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Writing conversation


Does any body have any advice for writing conversation between characters?

Sometimes it comes naturally but when it doesn't what's the best way to go about getting something on the page?


Myth Weaver
Write it ugly, and fix later. That is the best way to get something on the page. You may even find that written ugly is not so ugly after all.

I think thins flow easiest when you have an endpoint in mind. If its all free flow, it may wander, and maybe even paint one into a corner.

But....even seemingly vacant conversation still reveals character, and adds immersion. Even if ultimately, I dont keep it, I still keep what I learned from the character to include in other areas of fleshing them out. It just kind of happens.
Dictating rather than writing ? Maybe you could practice speaking out loud, like role playing when you want to make a conversation feel natural.

Mad Swede

Just write it. You can always tidy it up later.

I tend to write the first and last scenes first, then the key scenes in between. And usually I write any conversation in those scenes first. It is bare bones, I add details like tone of voice, facial expression etc later when I add all the other details and connecting scenes.
Like writing any scene, you have to get from point A to point B. In a way it's easier with conversation as the characters speaking ought to have personalities and motivations of which you are deeply aware. Where do they all want to be by the end of the scene?

Always read aloud during editing passes. That helps with everything but especially dialogue.

A. E. Lowan

Forum Mom
Dialogue is just people speaking without the boring parts added. It needs to move the story forward in some way, but otherwise its your characters speaking in their own voices. Have fun with it!


Myth Weaver
Study screenwriting, it's the core of that particular writing discipline. Keywords: Subtext. On the Nose. Talking heads.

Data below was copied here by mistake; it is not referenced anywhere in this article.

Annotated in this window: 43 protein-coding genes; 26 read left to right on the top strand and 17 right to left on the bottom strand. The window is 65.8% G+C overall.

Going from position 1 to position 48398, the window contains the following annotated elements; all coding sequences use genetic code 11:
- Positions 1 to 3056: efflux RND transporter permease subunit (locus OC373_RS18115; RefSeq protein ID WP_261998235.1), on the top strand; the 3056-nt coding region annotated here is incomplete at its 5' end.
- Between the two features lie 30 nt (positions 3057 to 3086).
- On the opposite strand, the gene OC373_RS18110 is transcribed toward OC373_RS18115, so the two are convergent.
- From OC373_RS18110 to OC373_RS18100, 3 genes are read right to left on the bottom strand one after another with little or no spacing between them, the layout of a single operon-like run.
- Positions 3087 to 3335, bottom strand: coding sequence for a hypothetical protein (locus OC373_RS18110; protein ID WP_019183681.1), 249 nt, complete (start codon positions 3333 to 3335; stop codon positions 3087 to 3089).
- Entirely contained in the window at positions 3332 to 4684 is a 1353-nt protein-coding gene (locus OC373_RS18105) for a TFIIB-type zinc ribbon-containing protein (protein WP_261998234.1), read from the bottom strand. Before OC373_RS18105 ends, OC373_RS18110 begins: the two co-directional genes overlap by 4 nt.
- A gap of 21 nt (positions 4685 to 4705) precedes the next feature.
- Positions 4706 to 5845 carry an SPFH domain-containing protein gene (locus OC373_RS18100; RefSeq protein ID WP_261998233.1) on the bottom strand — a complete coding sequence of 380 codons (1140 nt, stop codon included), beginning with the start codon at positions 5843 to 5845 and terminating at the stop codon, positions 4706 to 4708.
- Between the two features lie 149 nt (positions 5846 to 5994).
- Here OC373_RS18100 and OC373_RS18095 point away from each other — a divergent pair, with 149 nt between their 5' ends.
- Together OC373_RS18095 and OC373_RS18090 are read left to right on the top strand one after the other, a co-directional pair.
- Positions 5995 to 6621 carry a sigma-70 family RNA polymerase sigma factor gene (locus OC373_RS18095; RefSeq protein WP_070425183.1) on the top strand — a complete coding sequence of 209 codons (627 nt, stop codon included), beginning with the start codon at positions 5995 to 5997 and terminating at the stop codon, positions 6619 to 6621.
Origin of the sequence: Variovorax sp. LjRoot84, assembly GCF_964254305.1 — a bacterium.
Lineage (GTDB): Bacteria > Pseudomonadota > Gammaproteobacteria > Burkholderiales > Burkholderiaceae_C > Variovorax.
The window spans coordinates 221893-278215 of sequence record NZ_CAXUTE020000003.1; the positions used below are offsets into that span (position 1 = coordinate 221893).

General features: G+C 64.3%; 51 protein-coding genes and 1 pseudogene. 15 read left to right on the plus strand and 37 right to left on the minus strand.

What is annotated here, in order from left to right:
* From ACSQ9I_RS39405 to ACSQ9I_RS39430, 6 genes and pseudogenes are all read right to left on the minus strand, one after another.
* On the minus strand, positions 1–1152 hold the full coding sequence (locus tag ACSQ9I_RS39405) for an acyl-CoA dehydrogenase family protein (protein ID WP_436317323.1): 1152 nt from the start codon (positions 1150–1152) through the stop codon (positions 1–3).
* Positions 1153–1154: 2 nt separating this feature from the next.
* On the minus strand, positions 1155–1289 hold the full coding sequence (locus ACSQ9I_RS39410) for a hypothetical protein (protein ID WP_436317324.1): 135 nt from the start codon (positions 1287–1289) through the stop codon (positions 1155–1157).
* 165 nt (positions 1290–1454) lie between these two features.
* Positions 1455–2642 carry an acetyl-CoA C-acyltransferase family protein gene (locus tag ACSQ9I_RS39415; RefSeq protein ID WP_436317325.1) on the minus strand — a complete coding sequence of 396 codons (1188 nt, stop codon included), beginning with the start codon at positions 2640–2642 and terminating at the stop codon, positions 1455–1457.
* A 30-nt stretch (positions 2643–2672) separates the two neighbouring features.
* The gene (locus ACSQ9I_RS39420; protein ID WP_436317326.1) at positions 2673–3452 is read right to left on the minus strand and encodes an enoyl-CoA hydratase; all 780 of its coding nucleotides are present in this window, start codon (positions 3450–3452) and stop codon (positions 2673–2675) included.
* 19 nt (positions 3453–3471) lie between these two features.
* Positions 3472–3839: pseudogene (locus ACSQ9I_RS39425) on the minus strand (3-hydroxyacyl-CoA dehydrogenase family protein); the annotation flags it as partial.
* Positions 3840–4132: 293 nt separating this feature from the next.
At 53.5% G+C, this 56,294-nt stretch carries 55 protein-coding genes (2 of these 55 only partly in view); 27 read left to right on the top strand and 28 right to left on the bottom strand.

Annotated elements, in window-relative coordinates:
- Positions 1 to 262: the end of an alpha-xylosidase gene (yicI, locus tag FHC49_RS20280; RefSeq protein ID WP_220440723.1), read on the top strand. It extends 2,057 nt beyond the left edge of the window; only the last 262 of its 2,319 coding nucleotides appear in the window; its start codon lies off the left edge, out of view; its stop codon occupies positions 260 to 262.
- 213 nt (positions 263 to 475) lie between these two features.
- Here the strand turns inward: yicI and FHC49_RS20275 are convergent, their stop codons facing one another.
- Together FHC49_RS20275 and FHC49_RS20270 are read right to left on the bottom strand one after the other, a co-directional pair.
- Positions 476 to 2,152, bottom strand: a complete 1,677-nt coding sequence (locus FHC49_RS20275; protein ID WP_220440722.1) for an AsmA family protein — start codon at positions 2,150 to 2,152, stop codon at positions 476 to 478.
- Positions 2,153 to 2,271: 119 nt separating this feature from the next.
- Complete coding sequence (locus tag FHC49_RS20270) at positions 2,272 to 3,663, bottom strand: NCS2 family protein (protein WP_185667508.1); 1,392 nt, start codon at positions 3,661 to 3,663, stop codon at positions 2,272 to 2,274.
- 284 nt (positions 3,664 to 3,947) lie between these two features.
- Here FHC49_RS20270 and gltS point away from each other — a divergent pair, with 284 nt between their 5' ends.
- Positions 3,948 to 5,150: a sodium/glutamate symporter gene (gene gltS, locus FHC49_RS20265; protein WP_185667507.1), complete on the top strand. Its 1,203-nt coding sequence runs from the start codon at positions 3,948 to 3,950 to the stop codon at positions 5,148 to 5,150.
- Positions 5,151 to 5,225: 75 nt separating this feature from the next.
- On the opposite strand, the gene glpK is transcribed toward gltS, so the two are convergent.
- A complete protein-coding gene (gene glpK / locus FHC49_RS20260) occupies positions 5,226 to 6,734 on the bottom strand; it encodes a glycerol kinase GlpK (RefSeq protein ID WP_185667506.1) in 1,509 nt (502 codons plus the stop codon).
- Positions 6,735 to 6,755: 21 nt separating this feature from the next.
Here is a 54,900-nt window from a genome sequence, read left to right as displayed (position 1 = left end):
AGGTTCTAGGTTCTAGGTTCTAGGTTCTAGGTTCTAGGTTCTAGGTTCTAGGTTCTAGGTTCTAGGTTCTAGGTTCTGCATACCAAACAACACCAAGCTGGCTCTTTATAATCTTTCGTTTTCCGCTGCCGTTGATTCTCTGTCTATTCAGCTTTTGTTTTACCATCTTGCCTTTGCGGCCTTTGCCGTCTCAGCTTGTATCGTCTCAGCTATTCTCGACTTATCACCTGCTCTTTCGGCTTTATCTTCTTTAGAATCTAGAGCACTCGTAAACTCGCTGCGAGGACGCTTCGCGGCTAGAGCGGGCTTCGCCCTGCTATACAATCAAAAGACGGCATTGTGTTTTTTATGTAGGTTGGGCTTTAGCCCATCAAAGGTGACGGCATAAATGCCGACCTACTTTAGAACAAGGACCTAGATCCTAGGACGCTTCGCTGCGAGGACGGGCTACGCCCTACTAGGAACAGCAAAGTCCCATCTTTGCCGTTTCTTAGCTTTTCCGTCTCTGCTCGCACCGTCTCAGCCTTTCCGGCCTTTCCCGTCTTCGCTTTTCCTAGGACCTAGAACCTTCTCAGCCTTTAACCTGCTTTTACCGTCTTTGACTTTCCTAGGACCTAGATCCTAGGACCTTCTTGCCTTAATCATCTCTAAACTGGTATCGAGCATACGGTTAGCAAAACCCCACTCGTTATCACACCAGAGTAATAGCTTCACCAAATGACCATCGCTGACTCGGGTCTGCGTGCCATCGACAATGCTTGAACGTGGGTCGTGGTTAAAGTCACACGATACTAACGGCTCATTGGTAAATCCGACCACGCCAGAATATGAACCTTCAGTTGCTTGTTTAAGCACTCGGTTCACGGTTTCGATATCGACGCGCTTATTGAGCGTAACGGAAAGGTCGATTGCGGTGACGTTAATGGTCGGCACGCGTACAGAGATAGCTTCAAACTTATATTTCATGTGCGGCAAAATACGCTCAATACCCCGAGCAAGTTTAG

I haven't actually read this book, but Dialogue by Robert McKee is bound to be a fine book on the subject, as McKee's other book I read was solid and folks at UCLA mentioned him often. This is despite his goofing on the narrative voice in The Name of the Rose... that was some bad editing, but maybe they corrected it, heh heh.
Know roughly what the point and topic of the conversation is.

This goes for anything in writing by the way. I find that usually when the writing doesn't flow I'm not sure about what to write. Thinking it through helps.

Mad Swede

To add to what some of the others have written. Yes, conversation and dialogue should move the plot forwards. But, conversations are also a wonderful way of developing and giving depth to your characters. Things like their sense of humour, their love and affection, the way they see others. Small talk matters, and you do need some in your stories.


toujours gai, archie
I try to be as close as I can to my characters. If one of them is trying to make a point, I try to feel that. If they are alarmed, I try to feel at least some of that.

As others have said, the best way to get anything on the page is to get something on the page. When I'm doing the initial draft, I often write the lines not only without attributions but without punctuation or any of it. Here, imo, it helps that I'm writing on paper for that first draft. I can use placement, switch between cursive and printing, use a dash or other marks, and generally just roll ahead with as few distractions as possible. When I type it up, that's when it takes proper dialog form.

Study is good. That doesn't get words on page, but eventually it helps get *better* words on page. Toward that end, take out books you like and look particularly at the dialog. Locate something you believe is really good. Try to find something that's just ordinary--or outright poor. Look hard at all your examples. What's good and what isn't? Why? There's much that repays examination, not least of which is to learn how to examine.

BJ Swabb

I practically just write what I hear and see in my head no matter how it goes. Though it may look silly later on. Though most of the time it works out real well. I do a lot of RPG with people as well to help with dialogue and get to know my characters. I actually have a few up if you like to join in the Character Q & A forums.

But yeah, I pretty much write what I see. It's like watching a tv show or movie in my head and then copying it down as it plays out. It's my best tatic. Though I do use an outline as well to keep me on track on how my story goes. Although there are times my movie in my head / and characters takes their own turn and zigzags into the story.
I would find it hard to get into RPG headspace, and would just end up literally being the interviewer instead of playing a sort of character myself, and feeling silly in the process. I’ve done what MadSwede said where he writes the beginning and ending before the rest of the book with one of my projects and that seems to have helped me with figuring out the middle or the muddle…

And I’ve also just written pure dialogue with nothing else, not even punctuation marks, just to try and make it more natural and conversational. If I’m thinking about everything else that can sometimes muddy the waters.